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Electoral Insight – Persons with Disabilities and Elections

Electoral Insight – April 2004

McConnell v. FEC
A New World of Campaign
Finance in the United States?

Anthony Corrado
Charles A. Dana Professor of Government, Colby College

Thomas E. Mann
W. Averell Harriman Chair and Senior Fellow, The Brookings Institution

On December 10, 2003, the U.S. Supreme Court issued its ruling in McConnell v. Federal Election Commission, the court case that challenged the constitutionality of the Bipartisan Campaign Reform Act (BCRA), or, as it is more commonly known, the McCain-Feingold law.Footnote 1 The case was widely viewed as the most important legal battle on campaign finance since the Supreme Court established Congress's authority to regulate campaign funding under the First Amendment in its landmark decision in Buckley v. Valeo,Footnote 2 more than 25 years ago. The central issue before the Court was the question of whether BCRA's new limits on party finances and independent advertising campaigns by parties and interest groups were permissible restrictions on the rights of free speech and association under the First Amendment. In a decision that surprised many observers, given the intense legislative battle over BCRA and a lower court decision that found parts of the law unconstitutional, the Court upheld all the major provisions of the law, although in most instances by a narrow five-to-four majority.Footnote 3

The Court's decision on BCRA ushered in a new era of federal campaign finance regulation in the United States. But how much did it really change? The Court took care to note that its view was grounded firmly in prior court precedents, and cast BCRA, as its defenders had argued, as an incremental step towards restoring longstanding prohibitions on the use of corporate and labour union funds in federal elections and regulations mandating the public disclosure of campaign monies. The majority adhered to the First Amendment doctrine established in Buckley, maintaining the distinction between contributions and expenditures and affirming that Congress had the authority to regulate contributions, but not expenditures. It also followed the now well-established principle that the constitutional interest served by campaign finance laws is to prevent corruption or the appearance of corruption. Indeed, only Justices Scalia and Thomas, in their separate dissenting opinions, argued that core components of Buckley should be overturned, most notably arguing that limits on campaign contributions are unconstitutional.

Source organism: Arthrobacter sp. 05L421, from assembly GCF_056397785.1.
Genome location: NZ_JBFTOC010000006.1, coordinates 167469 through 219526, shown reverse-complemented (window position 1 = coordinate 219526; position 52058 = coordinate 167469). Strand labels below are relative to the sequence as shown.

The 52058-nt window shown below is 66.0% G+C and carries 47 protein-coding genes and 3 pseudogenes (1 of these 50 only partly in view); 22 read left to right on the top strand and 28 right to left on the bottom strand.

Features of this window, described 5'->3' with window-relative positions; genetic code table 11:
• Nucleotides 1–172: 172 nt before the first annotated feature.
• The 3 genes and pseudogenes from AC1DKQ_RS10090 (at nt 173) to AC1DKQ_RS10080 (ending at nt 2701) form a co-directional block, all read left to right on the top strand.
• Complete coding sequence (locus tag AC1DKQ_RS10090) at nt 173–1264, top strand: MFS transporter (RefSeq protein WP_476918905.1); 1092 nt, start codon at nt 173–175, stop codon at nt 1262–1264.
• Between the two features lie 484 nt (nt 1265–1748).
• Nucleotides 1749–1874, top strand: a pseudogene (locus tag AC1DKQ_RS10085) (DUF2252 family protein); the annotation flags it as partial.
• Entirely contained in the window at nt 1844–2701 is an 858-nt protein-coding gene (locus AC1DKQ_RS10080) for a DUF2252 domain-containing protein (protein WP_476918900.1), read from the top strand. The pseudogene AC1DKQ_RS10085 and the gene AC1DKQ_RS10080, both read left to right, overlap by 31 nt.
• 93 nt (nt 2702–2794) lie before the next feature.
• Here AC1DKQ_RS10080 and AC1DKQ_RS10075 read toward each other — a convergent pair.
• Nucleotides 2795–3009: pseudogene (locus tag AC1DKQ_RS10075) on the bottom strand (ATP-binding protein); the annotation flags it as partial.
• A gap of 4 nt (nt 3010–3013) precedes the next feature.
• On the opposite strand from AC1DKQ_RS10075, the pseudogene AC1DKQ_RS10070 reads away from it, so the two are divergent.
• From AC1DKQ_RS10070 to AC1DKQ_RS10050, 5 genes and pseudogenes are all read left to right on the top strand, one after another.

However, despite the largely conservative approach represented in the majority opinion, the Court did offer new directions for reform by building on prior rulings in important and meaningful ways. The majority advanced an expansive and pragmatic understanding of corruption to include not simply the exchange of cash for votes or direct influence on legislation, but also the sale of access to legislators and the "broader threat" of undue influence that results "from politicians too compliant with the wishes of large contributors." The Court also found that safeguarding the integrity of the electoral process justified efforts to extend the regulatory structure to deal with reasonable and plausible means of circumventing the law, even in certain circumstances when it involved funds spent by parties in ways that would benefit candidates. The decision also approved new and broader standards for defining the types of campaign activity that can be regulated under the First Amendment, especially with respect to political advertising. Finally, the ruling expanded the reach of federal law to encompass the federal-election-related activities of state and local party committees and other political groups.

Key elements of the new law


Republican Senator Mitch McConnell (Kentucky) challenged the constitutionality of the Bipartisan Campaign Reform Act, signed into law by U.S. President George Bush on March 27, 2002.

Congress adopted BCRA primarily to address two contemporary forms of campaign financing, party soft money and issue advocacy advertising, that had created egregious tears in the regulatory fabric established by the 1974 Federal Election Campaign Act (FECA) and rendered utterly meaningless the law's contribution limits and public disclosure requirements. Throughout the 1990s, party committees raised increasingly large sums of soft money – unlimited contributions exempt from federal source prohibitions – from corporations, labour unions and individuals. Although these funds were ostensibly spent for purposes unrelated to federal elections, they could be used to pay for part of the costs of voter registration drives, voter mobilization programs and other "party-building" activities that benefit federal candidates. As the parties became more aggressive in their use of soft money, the amounts of unregulated money spent in connection with federal races soared, rising from $86 million in 1992 to almost $500 million in 2002.Footnote 4